Nappon says, “[The father] told me to keep the pregnancy, regardless of the problem… If I need anything and he can help me, he does. He also pays for my schooling.”
She says she has never felt any pressure to leave school, either from her family or from teachers. Teachers take special measures to make sure she has the provisions she needs thanks to sensitisation efforts by GIZ. In the past, expectant mothers like Nappon were regularly kicked out of school for becoming pregnant.
“When I leave school, I want to become a tailor,” she says, “I often go to the child protection network to get advice.”
The child protection network is enlisted by Seogo, the social worker, when girls do become pregnant. The members of the network were also trained by GIZ and bring together community members from the police, education, the health sector, the local orphanage and even the agricultural sector.
Where agriculture is by far the largest sector of the economy, roles expectant mothers are no longer able to play in farming have to be accounted for. They also need to be kept away from certain pesticides that can be harmful to the unborn child.
“If the various parts of the community are isolated from each other, that’s not good for anyone. Take the police, for example… with the network, they know exactly what is happening and can ensure they fulfill their duties,” explains Honzié Meda who runs the network. He says coordination means all elements of the community involved are able to react more quickly and efficiently.
Joseph Tioye, the police officer for the network, agrees.
“We are there whenever we are called upon. Sometimes the boy doesn’t want to recognize the pregnancy and we have to speak to them about the legal implications of that.”
If the father, or his family, do not agree to help support the child, the case can end up in court. Also, when the pregnancy involves a father over 18 and a younger mother, this can cause the police to become involved.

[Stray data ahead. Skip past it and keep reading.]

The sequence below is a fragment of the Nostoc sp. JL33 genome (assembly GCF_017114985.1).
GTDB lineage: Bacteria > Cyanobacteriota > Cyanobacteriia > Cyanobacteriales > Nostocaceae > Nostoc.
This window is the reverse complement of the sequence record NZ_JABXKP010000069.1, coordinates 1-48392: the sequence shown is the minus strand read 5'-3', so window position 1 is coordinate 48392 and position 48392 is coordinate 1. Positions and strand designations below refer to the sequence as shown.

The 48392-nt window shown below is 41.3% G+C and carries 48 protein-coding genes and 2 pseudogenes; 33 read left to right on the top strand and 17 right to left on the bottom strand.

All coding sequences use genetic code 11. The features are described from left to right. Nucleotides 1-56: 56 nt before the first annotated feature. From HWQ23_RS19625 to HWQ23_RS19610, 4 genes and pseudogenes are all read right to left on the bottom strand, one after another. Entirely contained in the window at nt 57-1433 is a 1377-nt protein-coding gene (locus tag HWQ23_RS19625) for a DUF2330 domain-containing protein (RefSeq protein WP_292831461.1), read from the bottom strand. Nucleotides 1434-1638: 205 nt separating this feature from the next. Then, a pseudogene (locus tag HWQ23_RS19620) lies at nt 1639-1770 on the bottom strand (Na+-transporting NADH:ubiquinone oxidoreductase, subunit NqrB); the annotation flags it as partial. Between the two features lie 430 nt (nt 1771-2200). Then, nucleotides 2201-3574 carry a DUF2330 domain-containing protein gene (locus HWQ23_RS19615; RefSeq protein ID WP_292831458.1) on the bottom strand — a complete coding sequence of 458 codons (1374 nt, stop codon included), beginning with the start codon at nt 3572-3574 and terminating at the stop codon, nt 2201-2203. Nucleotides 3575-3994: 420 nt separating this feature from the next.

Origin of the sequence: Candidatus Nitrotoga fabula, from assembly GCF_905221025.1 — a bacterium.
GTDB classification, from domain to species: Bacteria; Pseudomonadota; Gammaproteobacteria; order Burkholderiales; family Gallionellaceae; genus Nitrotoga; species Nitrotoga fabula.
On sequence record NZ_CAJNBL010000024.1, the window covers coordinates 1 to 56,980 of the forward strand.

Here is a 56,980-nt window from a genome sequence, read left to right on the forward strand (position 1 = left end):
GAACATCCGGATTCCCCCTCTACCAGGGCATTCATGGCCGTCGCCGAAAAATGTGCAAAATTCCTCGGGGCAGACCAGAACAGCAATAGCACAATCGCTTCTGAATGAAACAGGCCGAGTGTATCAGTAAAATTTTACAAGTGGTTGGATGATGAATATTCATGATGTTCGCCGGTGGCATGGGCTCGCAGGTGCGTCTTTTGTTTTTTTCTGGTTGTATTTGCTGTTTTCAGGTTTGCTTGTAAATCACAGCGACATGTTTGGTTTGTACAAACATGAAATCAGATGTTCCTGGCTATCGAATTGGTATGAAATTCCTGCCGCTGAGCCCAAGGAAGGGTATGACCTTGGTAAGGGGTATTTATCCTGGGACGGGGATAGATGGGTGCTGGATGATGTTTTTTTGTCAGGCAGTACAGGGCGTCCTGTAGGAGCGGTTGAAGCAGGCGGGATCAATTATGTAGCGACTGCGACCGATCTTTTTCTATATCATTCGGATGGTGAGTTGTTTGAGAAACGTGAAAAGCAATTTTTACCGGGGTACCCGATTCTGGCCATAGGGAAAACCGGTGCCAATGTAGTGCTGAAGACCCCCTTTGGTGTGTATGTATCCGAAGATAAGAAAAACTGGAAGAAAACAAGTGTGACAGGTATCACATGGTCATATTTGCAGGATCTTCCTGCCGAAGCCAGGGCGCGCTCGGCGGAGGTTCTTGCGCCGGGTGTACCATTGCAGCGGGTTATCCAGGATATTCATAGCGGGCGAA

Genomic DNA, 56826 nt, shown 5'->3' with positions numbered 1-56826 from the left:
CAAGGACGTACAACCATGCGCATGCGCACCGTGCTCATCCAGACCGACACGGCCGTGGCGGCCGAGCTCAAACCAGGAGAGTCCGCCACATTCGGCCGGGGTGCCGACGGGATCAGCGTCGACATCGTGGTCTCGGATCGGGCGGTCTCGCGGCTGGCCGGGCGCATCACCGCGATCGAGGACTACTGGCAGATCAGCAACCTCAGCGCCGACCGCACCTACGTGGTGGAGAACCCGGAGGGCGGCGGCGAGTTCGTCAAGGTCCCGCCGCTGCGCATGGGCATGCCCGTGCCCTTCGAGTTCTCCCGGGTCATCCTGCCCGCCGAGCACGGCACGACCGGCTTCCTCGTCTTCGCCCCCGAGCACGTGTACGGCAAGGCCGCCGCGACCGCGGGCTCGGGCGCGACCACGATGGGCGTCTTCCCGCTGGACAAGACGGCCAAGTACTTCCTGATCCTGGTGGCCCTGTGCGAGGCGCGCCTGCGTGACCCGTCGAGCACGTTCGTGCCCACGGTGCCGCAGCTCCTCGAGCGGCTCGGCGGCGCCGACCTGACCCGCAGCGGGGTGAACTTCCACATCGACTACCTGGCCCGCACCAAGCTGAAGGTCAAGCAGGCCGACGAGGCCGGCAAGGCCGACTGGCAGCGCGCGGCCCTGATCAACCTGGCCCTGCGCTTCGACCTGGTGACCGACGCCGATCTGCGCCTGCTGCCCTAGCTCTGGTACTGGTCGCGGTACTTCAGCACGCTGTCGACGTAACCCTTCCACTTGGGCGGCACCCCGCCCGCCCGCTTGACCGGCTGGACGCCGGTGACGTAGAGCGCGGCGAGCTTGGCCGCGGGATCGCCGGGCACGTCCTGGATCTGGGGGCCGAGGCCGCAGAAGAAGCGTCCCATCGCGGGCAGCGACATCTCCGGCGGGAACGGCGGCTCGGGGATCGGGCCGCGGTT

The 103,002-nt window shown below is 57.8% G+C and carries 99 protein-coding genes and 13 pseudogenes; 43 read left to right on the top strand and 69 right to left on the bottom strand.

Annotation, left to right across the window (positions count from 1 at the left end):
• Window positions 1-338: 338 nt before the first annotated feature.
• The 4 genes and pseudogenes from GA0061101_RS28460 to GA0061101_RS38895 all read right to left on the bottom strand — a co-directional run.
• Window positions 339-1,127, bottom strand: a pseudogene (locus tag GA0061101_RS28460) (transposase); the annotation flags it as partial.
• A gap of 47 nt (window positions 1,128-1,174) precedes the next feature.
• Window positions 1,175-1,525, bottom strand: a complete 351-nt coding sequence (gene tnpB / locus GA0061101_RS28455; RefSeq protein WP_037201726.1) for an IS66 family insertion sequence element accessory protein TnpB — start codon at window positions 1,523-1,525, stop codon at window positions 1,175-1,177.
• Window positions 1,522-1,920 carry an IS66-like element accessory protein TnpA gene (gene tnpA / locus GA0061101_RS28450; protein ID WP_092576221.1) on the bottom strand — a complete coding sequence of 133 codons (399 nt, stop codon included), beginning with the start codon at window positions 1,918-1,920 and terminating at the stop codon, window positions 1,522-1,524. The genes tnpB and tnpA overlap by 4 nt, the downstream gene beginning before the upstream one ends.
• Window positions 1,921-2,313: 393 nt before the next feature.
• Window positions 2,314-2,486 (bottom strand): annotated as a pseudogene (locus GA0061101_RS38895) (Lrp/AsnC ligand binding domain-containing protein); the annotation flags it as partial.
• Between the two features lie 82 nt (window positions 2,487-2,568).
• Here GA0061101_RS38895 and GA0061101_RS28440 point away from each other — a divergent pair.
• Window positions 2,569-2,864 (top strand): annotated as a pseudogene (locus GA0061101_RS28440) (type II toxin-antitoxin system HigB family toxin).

But the emphasis is always on trying to make sure the mother stays in school, says Honzié Meda.
“We can make sure her case is passed on to social workers, or health care, or for psycho-social care. If it’s needed, the support is there… There are even scholarships provided by GIZ which can be passed onto the mother if needed.”
Seogo explains: “Just this week, a fourteen-year-old girl who is pregnant couldn’t bring herself to tell her family. So, we accompanied her and advised.” The family will be supported by the child protection network throughout the pregnancy and beyond.
In southwest Burkina Faso, even before the GIZ program, the culture within the community was relatively sympathetic and supportive towards girls who become pregnant young, compared to other places in Burkina Faso.
Stigma can still be an issue however, and the mother regularly feels embarrassed. But, unlike in many other parts of the world, the culture in Dissin does not force teenagers to leave their family home if they become pregnant.
Although the GIZ program is making a big impact in Dissin, there is still much work to be done elsewhere. But if the program has proven anything, it’s that it takes a whole village to raise a child – whether a teenager or a newborn.
This feature was produced on behalf of the German Federal Ministry for Economic Cooperation and Development.